The concern about RIFD chips being inserted into people has been steadily growing over the years, and now the first U.S. company has officially made the leap.
A company in Wisconsin is going to microchip over 50 of their employees during what they call a “chip party.” While right now this is voluntary, it’s not hard for employers to put it into the contract to make it mandatory. Is this a future that we are moving towards? And if so, are their known and still unknown health repercussions?
The first employee microchipping will take place on August 1 at Three Square Market (32M), according to their press release. The rice-size chips will be implanted between the thumb and the forefinger just underneath the skin and will be used to pay at the vending machines, to open doors, and to use office equipment: computers, phones, and copy machines. The company says there will not be a GPS tracker installed.
Three Square Market partnered with BioHax International and Jowan Osterland of Sweden for this program. BioHax motto is “turning the internet of things into the internet of us,” and they are all about biohacking, body-upgrading and implanting. And in Europe, microchipping has already become pretty popular.
“The future is now and the Biohax lead us into it with their clever implants,” writes one reviewer on Biohax Facebook page.
Meanwhile, Three Square Market has a 1-star rating out of 34 reviews on Google.
“After their announcement for using chips in humans, I have lost all respect for them. I will never support them again,” wrote one person.
One of the problems with microchipping is that the RFID or Radio-Frequency Identification technology uses electromagnetic field (EMF) to connect to information stored on other devices. And studies have linked EMFs to cancers and other health issues, although even WHO admits that they never have been studied enough to determine their true risk.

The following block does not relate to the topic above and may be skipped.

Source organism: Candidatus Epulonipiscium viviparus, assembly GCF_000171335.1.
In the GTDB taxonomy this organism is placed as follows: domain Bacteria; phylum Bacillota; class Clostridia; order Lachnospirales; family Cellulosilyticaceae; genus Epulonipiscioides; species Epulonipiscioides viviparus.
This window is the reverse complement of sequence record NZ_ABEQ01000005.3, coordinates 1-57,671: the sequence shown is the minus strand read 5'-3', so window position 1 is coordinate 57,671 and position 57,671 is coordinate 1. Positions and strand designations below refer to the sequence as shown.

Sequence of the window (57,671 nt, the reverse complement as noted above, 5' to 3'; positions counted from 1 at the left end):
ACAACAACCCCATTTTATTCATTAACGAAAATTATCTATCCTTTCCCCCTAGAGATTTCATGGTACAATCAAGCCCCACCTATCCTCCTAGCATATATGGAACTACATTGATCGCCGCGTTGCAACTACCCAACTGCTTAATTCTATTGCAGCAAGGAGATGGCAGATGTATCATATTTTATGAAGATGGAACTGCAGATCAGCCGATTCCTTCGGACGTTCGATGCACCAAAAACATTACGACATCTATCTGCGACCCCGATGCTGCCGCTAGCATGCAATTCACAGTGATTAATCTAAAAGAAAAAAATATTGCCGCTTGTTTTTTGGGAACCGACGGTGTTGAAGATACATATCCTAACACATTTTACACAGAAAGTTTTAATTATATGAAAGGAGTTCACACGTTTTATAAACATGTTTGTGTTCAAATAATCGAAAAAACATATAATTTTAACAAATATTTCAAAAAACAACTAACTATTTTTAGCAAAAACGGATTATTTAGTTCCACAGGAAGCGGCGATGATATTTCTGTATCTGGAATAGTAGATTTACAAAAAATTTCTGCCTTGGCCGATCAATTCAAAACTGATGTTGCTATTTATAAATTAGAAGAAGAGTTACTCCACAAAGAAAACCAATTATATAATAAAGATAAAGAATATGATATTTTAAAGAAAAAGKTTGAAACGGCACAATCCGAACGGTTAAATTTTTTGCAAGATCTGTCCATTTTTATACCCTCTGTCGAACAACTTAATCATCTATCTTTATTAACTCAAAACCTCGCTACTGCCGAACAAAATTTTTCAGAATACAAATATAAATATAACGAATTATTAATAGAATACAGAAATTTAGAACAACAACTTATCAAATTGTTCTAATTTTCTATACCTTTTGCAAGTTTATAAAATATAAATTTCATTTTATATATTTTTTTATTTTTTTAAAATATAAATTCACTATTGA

Senator Becky Harris has recently spoke against mandatory microchipping, which may be a threat of the future, out of ethical concerns, as well as hacking problems, but most importantly because of the health issues. Studies have found that cancerous tumors can grow at injection sites when tested on animals.
RFID chips were approved by the FDA in 2004 for medical uses, but there have been infections on the site of injection due to adverse tissue reaction. This and other health concerns are posted on the FDA site. The FDA ignores any cancer threats.
Meanwhile, there have been multiple studies since the 90s linking microchips to tumors in animals that most media sites have forgotten about, but the issue got covered by NBC News.
Over 10% of microchipped mice developed cancer in a 1998 study; over 4% of mice had tumors after being microchipped in France in 2006; and about 1% of mice got cancer in a 1997 study.
“The tumors are clearly due to the implanted microchips,” the study’s authors concluded.
Animals studies do not automatically fully apply to humans but raise a huge concern.
At the end of the day, these devices are a convenience not a necessity, and they have not been fully studied for health implications. Is this cancer risk worth getting a snack from a vending machine without having to carry a wallet?
Watch an ABC report on Wisconsin “chip party”: